A common labelling system has been introduced in the SEN Regulations and followed by the Code of Practice meaning that every EHC plan must contain specified sections that must be labelled with the same letter as follows:A: The views, interests and aspirations of the child and their parents or young person;
B: The child or young person’s special educational needs;
C: The child or young person’s health needs which are related to their special educational needs;
D: The child or young person’s social care needs which are related to their special educational needs;
E: The outcomes sought for the child or the young person, including outcomes for adult life. The EHC plan should also identify the arrangements for setting shorter term targets by the early years provider, school, college or other education or training provider;
F: The special educational provision required by the child or the young person;
G: Any health provision reasonably required by the learning difficulties and disabilities which result in the child or young person having SEN, and where an Individual Health Care Plan is made for them, that plan;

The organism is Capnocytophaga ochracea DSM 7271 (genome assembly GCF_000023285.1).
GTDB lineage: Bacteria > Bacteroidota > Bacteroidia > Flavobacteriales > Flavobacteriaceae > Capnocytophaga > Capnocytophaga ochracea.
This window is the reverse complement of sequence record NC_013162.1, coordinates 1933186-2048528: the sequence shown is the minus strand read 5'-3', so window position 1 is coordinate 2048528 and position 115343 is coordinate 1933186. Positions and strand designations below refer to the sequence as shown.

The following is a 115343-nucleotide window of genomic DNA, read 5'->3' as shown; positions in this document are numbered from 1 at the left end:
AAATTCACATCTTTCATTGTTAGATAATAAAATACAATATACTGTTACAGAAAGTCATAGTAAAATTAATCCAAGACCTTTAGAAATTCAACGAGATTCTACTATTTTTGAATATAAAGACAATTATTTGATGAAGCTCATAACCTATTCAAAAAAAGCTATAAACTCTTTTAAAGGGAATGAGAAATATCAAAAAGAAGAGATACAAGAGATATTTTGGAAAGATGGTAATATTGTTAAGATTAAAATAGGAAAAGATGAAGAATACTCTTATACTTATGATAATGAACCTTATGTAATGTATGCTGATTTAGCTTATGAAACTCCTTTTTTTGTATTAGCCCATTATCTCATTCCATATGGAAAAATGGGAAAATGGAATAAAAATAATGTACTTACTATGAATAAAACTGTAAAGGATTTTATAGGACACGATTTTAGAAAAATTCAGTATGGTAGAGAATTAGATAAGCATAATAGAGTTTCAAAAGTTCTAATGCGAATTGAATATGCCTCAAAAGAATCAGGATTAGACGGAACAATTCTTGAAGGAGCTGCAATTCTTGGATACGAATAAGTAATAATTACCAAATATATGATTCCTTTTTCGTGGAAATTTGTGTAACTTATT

H1: Any social care provision which must be made for a child or young person under 18 resulting from section 2 of the Chronically Sick and Disabled Persons Act 1970;
H2: Any other social care provision reasonably required by the learning difficulties and disabilities which result in the child or young person having SEN. This will include any adult social care provision being provided to meet a young person’s eligible needs (through a statutory care and support plan) under the Care Act 2014;
I: The name and type of the school, maintained nursery school, post-16 institution or other institution, or the type of school or other institution to be attended by the child or young person where no such institution is named;
J: Where there is a personal budget, the details of how the personal budget will support particular outcomes, the provision it will be used for including any flexibility in its usage and the details of any agreement for a direct payment for education, health and social care as set out in respective regulations;
K: The advice and information gathered during the EHC needs assessment (in appendices).
SECTION A further info – This section sets the scene but the outcomes must be in Sec C. Paragraph 9.65 SEND Code of Practice 2015 says “long-term aspirations are not outcomes in themselves – aspirations must be specified in Section A of the EHC plan. A local authority cannot be held accountable for the aspirations of a child or young person” Paragraph 9.69 SEND Code of Practice 2015 says “for children and young people preparing for the transition to adulthood, the outcomes that will prepare them well for adulthood and are clearly linked to the achievement of the aspirations in section A.”.